It is recommended to cut infected Anthurium leaves from the base to let the plant divert spending its water and sugar reserves to develop new leaves. By doing this, you are also giving enough space for the new leaves to grow.
Can Anthurium plants be grown outdoors?
In general, Anthurium plants do not like harsh and direct sunlight exposure. This can easily burn the leaves and lead to plant death. However, there are tropical places such as USDA zones 10 and 11 that can support growing Anthurium crystallinum outdoors. This is because a climate balance exists since tropical zones have both warm and wet seasons.
Summary of Brown Leaves of Anthurium Crystallinum
Leaves of Anthurium crystallinum plants turn brown when there is excessive sunlight exposure, insufficient humidity, soggy soil due to overwatering, plant disease, pest infestation, phosphorus deficiency, or overfertilization.
First, too much sunlight can burn the leaves of Anthurium crystallinum. Plus, low humidity deprives the plant of water access leading to its dehydration and browning. Overwatering also weakens the root system by promoting root rot that damages the leaves and stems. Bacterial blight can also promote browning as the bacteria enter open plant wounds.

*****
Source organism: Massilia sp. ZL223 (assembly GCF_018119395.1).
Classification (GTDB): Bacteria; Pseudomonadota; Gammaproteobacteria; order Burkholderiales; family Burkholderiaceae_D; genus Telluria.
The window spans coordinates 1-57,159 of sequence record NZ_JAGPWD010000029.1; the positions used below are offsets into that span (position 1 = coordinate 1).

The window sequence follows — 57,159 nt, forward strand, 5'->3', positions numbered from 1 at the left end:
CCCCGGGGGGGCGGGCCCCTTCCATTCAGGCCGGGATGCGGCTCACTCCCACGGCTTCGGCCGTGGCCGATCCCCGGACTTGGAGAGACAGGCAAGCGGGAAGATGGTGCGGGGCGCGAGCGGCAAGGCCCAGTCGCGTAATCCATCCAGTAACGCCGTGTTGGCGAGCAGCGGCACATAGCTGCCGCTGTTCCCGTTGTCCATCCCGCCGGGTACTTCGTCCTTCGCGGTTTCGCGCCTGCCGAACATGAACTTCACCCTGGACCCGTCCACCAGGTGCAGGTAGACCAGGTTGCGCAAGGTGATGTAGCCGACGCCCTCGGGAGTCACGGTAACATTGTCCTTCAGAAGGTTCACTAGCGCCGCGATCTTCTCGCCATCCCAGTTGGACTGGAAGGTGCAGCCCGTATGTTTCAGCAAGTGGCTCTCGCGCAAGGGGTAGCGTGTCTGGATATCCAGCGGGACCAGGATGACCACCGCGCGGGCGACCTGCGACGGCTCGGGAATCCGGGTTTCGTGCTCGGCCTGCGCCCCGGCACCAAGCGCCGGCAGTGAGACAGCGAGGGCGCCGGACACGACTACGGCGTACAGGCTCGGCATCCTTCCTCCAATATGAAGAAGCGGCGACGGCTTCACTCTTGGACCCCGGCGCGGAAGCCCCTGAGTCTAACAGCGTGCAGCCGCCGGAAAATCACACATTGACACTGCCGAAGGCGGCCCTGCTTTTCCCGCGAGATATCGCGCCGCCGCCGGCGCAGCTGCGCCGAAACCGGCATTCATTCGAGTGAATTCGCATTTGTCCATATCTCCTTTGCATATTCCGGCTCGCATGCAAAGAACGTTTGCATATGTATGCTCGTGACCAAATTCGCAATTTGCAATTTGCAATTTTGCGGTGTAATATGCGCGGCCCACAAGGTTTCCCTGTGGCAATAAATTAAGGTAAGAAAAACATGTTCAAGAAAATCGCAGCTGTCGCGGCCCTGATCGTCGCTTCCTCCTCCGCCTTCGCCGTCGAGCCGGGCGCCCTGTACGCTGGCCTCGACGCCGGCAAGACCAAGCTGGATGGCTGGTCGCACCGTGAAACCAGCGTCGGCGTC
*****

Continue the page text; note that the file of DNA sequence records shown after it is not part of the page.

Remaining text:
Additionally, aphids, mealybugs, and spider mites can also dry out leaves as they suck nutrients out. Phosphorus deficiency also causes brown spots for mature Anthurium crystallinum. Lastly, overfertilizing leads to nutrient build-up. This deprives the plant’s roots of water which leads to drying and browning.
- “Anthuriums” by Institute of Food and Agricultural Sciences in University of Florida
- “Anthurium Diseases: Identification and Control in Commercial Greenhouse Operations” by Norman, D.J. and Ali, G.S. in University of Florida
- “Cultural Guidelines for Commercial Production of Interiorscape Anthurium” by Chen, J., et al. in University of Florida Institute of Food and Agricultural Sciences.
- “Nutrient Deficiency in Anthuriums” by Imamura, J.S. and Higaki, T. in University of Hawaii
- “Overwatering” by Missouri Botanical Garden